When we make ourselves available to and are authentic with each other amazing things happen. That’s what the Rev. Dr. Margaret P. Aymer Oget does over and over again. A professor of New Testament at Johnson C. Smith Theological Seminary at the Interdenominational Theological Center in Atlanta, Georgia, Margaret serves the church, her students and the academy hospitably and prophetically. I witnessed her hospitality and heard a description of her prophecy yesterday in “Our PC(USA) Seminaries” booth at the Presbyterian Women’s Gathering exhibit hall here in Louisville, KY.
Margaret preached Sunday morning for the thousands of mostly Presbyterian women who convene triennially. Sandra Fisher, a conferee from North Dakota spotted Margaret in our booth. I watched as a smile came over her face and she gently stepped toward Margaret. “I cannot believe I can get this close to you.” She went on to thank Margaret for the ways in which she was fed by her sermon to do justice for God’s sake.
Preaching from Mark 2:1-12, Margaret began her sermon this way “The good news of the gospel is that it calls us to a ministry of meddlin,’” Playing off the Southern expression “When one goes from preachin’ to meddlin’.” It reminded me of how important a role theological faculty play in the life of the Church and especially the PC(USA). As we remember the impact of John Calvin, on what would have been his 500th birthday, it is good to know his legacy of a walking the talk in the community and larger world is alive and well. I was, therefore, encouraged that my ministry to help the Committee on Theological Education “preserve academic freedom for the benefit of the church” continues to be important.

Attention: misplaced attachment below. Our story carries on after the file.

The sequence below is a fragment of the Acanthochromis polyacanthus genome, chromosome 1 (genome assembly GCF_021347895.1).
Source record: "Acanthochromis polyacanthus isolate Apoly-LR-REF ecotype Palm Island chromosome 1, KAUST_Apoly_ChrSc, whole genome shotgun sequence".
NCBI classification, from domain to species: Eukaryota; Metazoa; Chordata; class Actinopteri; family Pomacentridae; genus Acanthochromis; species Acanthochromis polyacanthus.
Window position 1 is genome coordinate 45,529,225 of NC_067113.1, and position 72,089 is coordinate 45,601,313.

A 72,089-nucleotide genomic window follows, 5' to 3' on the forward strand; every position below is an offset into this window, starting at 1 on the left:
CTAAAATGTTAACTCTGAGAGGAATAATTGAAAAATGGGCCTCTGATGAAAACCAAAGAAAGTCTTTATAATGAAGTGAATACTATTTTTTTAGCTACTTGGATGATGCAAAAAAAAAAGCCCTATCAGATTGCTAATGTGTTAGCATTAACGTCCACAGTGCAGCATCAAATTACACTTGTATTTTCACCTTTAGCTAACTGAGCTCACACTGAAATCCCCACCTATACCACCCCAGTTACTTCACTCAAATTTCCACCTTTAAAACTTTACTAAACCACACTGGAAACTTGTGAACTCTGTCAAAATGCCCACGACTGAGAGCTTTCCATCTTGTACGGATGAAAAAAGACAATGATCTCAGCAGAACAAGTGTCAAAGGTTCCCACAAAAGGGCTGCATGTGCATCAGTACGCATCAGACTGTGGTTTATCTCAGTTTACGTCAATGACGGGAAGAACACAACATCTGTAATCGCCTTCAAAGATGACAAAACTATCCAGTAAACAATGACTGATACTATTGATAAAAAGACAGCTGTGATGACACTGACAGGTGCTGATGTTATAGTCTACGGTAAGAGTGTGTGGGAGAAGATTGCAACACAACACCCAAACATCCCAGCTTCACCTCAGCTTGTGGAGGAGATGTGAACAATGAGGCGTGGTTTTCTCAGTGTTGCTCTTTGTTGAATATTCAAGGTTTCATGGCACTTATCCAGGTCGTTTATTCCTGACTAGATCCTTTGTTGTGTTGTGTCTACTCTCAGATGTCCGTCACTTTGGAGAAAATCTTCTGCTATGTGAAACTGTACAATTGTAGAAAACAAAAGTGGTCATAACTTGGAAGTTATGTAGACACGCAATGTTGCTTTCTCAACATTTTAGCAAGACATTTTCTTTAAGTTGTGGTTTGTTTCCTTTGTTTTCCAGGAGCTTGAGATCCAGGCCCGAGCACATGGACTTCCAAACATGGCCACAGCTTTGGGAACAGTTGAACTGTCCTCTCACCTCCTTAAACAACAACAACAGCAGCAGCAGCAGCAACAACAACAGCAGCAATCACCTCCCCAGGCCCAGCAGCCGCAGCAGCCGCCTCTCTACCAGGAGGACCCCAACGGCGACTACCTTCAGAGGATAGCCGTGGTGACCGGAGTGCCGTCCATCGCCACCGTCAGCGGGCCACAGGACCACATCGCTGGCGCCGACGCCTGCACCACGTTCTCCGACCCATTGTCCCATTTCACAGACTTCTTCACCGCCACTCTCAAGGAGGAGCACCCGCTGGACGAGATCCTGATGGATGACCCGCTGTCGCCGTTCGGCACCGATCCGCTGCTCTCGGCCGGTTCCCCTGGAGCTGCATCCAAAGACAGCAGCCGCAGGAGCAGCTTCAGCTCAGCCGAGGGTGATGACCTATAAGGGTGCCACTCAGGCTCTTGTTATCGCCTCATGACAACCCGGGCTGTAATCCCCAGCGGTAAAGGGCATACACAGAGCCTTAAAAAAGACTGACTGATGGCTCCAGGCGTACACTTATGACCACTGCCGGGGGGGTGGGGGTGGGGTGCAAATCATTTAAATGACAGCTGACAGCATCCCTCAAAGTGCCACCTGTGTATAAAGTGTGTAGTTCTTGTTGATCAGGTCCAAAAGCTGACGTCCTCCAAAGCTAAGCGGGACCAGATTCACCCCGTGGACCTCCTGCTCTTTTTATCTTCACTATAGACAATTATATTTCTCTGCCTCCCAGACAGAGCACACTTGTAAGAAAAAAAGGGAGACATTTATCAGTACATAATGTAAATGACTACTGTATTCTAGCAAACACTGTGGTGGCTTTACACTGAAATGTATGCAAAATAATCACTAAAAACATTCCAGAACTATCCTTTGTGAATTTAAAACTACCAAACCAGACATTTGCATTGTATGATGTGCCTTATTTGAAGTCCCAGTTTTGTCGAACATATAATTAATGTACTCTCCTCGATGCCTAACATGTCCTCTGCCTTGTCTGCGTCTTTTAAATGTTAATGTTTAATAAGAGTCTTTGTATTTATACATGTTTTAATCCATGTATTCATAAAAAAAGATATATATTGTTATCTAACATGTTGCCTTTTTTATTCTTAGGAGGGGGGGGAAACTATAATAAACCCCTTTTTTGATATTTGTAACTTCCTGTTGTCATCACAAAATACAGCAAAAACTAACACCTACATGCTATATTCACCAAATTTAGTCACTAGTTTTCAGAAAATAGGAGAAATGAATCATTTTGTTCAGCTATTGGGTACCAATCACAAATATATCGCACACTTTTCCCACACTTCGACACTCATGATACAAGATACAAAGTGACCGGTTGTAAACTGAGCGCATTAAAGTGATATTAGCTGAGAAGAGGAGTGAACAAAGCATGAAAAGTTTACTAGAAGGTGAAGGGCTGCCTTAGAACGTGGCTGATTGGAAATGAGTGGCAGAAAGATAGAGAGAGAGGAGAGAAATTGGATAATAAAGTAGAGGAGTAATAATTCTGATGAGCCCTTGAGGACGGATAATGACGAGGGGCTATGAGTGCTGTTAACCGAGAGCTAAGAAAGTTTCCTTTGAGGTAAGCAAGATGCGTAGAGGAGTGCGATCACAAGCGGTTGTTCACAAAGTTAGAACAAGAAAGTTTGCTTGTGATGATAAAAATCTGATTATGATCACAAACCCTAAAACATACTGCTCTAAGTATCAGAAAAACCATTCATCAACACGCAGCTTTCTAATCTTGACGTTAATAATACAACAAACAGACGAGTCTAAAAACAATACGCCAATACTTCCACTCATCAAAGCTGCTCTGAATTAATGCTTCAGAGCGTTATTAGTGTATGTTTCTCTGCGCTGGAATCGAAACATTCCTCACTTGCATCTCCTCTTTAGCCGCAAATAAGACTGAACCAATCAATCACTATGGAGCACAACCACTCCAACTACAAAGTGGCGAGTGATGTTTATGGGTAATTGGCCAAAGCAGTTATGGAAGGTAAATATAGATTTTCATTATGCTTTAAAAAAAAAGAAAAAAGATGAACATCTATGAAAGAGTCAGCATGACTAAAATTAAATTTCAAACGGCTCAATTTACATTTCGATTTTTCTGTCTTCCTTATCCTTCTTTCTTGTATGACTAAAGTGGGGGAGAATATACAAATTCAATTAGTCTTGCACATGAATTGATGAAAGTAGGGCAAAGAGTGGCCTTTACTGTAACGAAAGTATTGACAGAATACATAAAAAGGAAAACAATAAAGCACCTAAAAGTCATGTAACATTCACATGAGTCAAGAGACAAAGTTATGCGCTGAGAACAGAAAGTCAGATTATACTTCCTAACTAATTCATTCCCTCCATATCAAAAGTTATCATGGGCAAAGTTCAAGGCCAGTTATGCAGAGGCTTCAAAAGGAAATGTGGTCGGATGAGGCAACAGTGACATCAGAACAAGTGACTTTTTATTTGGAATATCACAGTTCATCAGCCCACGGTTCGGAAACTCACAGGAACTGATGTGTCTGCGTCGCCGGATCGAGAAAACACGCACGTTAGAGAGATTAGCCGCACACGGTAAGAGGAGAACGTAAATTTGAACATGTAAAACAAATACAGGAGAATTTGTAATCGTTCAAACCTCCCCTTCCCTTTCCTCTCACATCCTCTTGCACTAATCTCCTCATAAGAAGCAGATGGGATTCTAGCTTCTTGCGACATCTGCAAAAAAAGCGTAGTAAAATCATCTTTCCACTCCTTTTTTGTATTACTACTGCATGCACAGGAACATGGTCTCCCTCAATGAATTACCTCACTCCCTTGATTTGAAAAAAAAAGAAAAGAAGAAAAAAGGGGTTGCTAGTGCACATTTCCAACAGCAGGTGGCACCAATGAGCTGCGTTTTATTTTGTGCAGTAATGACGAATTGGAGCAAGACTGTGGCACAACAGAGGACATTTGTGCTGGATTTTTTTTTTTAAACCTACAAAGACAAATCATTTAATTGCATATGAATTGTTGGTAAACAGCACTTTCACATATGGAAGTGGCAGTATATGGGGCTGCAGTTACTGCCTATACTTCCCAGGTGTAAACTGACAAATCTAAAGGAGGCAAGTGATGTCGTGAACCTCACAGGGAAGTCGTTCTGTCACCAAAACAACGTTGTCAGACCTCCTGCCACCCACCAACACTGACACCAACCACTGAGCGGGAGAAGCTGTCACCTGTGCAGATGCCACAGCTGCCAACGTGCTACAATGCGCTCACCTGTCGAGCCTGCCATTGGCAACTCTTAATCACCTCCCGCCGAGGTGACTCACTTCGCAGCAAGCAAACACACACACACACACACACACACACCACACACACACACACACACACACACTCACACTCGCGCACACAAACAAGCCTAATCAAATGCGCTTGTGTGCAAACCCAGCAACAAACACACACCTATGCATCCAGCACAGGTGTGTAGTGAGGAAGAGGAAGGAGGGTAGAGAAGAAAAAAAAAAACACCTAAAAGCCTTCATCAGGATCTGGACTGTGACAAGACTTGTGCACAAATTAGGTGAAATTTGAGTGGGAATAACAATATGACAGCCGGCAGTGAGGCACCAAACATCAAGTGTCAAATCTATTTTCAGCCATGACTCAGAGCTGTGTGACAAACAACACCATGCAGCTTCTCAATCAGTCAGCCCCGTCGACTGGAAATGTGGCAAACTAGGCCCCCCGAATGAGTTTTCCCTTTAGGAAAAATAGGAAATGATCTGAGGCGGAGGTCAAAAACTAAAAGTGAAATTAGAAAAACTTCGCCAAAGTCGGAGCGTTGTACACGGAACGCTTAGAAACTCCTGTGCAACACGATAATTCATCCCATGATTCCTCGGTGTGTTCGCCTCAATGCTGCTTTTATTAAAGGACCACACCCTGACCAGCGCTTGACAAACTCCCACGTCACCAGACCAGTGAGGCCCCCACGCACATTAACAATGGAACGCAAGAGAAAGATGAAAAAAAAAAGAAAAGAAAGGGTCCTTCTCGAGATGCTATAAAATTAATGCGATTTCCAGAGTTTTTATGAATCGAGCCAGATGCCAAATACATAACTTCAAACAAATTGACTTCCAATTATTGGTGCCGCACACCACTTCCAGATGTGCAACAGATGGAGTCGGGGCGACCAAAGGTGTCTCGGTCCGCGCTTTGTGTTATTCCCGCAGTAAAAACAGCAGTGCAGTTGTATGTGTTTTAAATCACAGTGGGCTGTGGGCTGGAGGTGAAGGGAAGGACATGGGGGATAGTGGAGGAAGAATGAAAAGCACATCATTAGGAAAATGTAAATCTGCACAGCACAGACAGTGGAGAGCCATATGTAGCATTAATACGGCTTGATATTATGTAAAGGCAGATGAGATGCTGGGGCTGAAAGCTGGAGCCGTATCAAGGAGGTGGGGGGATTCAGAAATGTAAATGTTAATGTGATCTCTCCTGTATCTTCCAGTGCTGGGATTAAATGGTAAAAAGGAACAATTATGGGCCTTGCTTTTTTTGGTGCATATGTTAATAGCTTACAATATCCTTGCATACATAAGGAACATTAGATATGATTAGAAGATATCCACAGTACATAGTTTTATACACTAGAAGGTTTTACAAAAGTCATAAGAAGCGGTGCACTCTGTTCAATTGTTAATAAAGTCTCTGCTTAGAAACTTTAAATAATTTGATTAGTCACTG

All of us, including Sandra, eagerly await the publishing by PW’s Horizon’s Bible Study in 2010-11 on the Beatitudes. She puts these core Christian principles in conversation with the World Alliance of Reformed Churches’ Accra Confession.
The social media savvy, Margaret also makes herself personally available face to face. She reminds me how important it is to support our Presbyterian Seminaries. Mentor, scholar, preacher, musician, prophet, and priest. “I prayed for twenty years but received no answer until I prayed with my legs.” (Frederick Douglass) You pray with your legs, arms, heart, eyes, ears, and mind. Thanks for who you are Margaret Aymer Oget!
Margaret’s publications include “Teaching Christians to ‘Read’: Theological Education and the Church”; “Empire, Alter-empire and the Twenty-first Century”; “What Do the Gospels Say about Sex and the Church?” in Frequently Asked Questions about Sexuality, the Bible, and the Church; First Pure, Then Peaceable: Frederick Douglass Reads James and a forthcoming book, African American Biblical Interpretation: An Introduction with co-author, Randall C. Bailey.
Lee in Louisville.